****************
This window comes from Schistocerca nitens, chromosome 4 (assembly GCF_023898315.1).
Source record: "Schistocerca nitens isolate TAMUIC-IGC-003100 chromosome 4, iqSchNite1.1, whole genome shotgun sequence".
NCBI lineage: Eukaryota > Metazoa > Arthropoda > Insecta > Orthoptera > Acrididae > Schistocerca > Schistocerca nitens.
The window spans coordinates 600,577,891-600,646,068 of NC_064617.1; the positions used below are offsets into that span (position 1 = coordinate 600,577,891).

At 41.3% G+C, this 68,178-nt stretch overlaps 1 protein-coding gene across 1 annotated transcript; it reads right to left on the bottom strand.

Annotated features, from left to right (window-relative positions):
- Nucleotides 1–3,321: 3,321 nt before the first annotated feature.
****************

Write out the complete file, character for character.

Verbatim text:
This window comes from Schistocerca nitens, chromosome 4 (assembly GCF_023898315.1).
Source record: "Schistocerca nitens isolate TAMUIC-IGC-003100 chromosome 4, iqSchNite1.1, whole genome shotgun sequence".
NCBI lineage: Eukaryota > Metazoa > Arthropoda > Insecta > Orthoptera > Acrididae > Schistocerca > Schistocerca nitens.
The window spans coordinates 600,577,891-600,646,068 of NC_064617.1; the positions used below are offsets into that span (position 1 = coordinate 600,577,891).

At 41.3% G+C, this 68,178-nt stretch overlaps 1 protein-coding gene across 1 annotated transcript; it reads right to left on the bottom strand.

Annotated features, from left to right (window-relative positions):
- Nucleotides 1–3,321: 3,321 nt before the first annotated feature.